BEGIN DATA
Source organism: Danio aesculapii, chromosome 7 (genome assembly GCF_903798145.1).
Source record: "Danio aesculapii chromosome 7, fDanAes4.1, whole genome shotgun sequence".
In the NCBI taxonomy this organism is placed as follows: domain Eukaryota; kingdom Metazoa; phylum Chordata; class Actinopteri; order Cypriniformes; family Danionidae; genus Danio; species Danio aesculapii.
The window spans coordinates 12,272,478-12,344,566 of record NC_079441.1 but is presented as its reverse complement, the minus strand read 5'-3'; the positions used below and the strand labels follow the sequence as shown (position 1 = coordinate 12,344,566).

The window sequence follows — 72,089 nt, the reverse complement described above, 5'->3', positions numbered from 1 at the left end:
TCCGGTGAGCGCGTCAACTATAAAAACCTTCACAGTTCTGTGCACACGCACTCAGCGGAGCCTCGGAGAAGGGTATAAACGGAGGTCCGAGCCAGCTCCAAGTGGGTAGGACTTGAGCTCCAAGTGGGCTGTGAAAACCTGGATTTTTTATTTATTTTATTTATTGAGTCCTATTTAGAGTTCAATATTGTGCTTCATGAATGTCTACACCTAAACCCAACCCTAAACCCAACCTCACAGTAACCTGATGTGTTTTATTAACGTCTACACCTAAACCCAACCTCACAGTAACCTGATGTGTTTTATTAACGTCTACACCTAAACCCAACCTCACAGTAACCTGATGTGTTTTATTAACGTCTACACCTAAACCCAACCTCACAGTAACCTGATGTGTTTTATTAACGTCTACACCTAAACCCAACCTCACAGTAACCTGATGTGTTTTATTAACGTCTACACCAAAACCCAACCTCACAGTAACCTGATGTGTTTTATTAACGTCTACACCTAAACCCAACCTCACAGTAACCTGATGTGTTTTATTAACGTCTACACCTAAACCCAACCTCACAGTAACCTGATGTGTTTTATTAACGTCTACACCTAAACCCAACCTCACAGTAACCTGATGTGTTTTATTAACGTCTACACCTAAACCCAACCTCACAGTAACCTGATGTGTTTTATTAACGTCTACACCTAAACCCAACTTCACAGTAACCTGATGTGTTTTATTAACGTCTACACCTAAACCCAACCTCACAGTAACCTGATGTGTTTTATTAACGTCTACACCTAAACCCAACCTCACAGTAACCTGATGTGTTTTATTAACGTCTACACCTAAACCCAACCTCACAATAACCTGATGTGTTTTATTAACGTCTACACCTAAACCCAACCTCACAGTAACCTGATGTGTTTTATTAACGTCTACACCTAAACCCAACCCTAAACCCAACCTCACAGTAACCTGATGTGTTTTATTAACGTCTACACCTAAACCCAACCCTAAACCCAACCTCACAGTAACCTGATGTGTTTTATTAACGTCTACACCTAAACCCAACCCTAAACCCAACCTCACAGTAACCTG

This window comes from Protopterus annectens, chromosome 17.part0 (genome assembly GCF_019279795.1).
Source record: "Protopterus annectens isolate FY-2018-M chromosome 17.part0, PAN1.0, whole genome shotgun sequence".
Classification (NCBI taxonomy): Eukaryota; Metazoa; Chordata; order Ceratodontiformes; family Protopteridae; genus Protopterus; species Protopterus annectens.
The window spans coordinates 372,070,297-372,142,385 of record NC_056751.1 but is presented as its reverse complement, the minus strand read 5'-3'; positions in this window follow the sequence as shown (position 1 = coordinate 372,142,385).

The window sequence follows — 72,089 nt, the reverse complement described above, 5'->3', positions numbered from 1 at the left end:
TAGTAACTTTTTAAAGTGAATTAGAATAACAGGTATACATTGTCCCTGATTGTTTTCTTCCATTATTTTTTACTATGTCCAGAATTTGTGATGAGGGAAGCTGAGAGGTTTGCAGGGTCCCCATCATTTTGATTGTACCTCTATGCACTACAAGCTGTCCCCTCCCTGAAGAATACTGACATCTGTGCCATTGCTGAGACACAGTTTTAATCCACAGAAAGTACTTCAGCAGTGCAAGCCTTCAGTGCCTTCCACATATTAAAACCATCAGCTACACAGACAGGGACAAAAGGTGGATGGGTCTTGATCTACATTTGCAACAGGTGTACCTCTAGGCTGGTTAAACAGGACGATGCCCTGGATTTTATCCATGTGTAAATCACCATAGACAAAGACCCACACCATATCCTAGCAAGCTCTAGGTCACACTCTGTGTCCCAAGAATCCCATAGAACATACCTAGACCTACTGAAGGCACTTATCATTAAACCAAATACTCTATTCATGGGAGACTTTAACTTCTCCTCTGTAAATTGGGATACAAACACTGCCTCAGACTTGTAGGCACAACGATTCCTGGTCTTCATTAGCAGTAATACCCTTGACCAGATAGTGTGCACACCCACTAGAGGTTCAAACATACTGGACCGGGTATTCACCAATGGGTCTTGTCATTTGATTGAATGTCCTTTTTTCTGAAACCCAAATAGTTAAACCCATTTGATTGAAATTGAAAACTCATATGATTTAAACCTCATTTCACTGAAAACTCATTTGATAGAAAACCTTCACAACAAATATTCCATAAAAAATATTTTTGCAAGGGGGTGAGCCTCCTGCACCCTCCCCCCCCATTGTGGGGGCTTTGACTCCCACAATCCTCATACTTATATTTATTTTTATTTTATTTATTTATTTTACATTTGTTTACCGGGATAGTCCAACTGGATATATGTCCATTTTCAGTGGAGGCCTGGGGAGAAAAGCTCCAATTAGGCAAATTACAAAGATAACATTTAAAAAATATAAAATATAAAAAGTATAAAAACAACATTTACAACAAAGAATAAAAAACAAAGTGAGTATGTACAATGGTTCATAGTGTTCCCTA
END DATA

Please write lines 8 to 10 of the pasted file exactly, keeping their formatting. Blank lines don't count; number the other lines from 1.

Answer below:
Source record: "Protopterus annectens isolate FY-2018-M chromosome 17.part0, PAN1.0, whole genome shotgun sequence".
Classification (NCBI taxonomy): Eukaryota; Metazoa; Chordata; order Ceratodontiformes; family Protopteridae; genus Protopterus; species Protopterus annectens.
The window spans coordinates 372,070,297-372,142,385 of record NC_056751.1 but is presented as its reverse complement, the minus strand read 5'-3'; positions in this window follow the sequence as shown (position 1 = coordinate 372,142,385).